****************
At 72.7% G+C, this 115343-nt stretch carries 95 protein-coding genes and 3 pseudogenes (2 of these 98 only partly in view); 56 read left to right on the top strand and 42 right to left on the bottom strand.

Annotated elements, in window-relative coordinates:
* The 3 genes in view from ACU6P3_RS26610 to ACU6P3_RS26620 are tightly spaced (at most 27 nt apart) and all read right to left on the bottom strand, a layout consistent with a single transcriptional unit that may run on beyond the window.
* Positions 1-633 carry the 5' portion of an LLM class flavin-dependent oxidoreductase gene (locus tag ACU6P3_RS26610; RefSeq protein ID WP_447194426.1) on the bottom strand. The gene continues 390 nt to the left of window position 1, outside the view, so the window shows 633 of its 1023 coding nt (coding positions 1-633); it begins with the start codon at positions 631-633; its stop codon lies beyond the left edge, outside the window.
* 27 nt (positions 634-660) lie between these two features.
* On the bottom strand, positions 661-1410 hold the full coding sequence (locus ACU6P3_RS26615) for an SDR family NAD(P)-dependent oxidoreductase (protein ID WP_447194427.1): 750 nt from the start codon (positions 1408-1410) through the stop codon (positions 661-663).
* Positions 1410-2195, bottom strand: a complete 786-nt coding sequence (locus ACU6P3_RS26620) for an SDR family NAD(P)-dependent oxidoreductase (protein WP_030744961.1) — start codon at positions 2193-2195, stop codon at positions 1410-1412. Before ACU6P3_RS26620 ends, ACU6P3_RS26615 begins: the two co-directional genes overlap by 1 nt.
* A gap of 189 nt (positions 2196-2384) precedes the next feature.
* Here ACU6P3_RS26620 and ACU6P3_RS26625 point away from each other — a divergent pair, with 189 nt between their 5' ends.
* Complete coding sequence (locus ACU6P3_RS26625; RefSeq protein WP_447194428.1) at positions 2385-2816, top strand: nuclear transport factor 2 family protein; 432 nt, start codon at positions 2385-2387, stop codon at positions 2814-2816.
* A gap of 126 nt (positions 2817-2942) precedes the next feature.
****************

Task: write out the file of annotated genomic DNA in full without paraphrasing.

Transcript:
At 72.7% G+C, this 115343-nt stretch carries 95 protein-coding genes and 3 pseudogenes (2 of these 98 only partly in view); 56 read left to right on the top strand and 42 right to left on the bottom strand.

Annotated elements, in window-relative coordinates:
* The 3 genes in view from ACU6P3_RS26610 to ACU6P3_RS26620 are tightly spaced (at most 27 nt apart) and all read right to left on the bottom strand, a layout consistent with a single transcriptional unit that may run on beyond the window.
* Positions 1-633 carry the 5' portion of an LLM class flavin-dependent oxidoreductase gene (locus tag ACU6P3_RS26610; RefSeq protein ID WP_447194426.1) on the bottom strand. The gene continues 390 nt to the left of window position 1, outside the view, so the window shows 633 of its 1023 coding nt (coding positions 1-633); it begins with the start codon at positions 631-633; its stop codon lies beyond the left edge, outside the window.
* 27 nt (positions 634-660) lie between these two features.
* On the bottom strand, positions 661-1410 hold the full coding sequence (locus ACU6P3_RS26615) for an SDR family NAD(P)-dependent oxidoreductase (protein ID WP_447194427.1): 750 nt from the start codon (positions 1408-1410) through the stop codon (positions 661-663).
* Positions 1410-2195, bottom strand: a complete 786-nt coding sequence (locus ACU6P3_RS26620) for an SDR family NAD(P)-dependent oxidoreductase (protein WP_030744961.1) — start codon at positions 2193-2195, stop codon at positions 1410-1412. Before ACU6P3_RS26620 ends, ACU6P3_RS26615 begins: the two co-directional genes overlap by 1 nt.
* A gap of 189 nt (positions 2196-2384) precedes the next feature.
* Here ACU6P3_RS26620 and ACU6P3_RS26625 point away from each other — a divergent pair, with 189 nt between their 5' ends.
* Complete coding sequence (locus ACU6P3_RS26625; RefSeq protein WP_447194428.1) at positions 2385-2816, top strand: nuclear transport factor 2 family protein; 432 nt, start codon at positions 2385-2387, stop codon at positions 2814-2816.
* A gap of 126 nt (positions 2817-2942) precedes the next feature.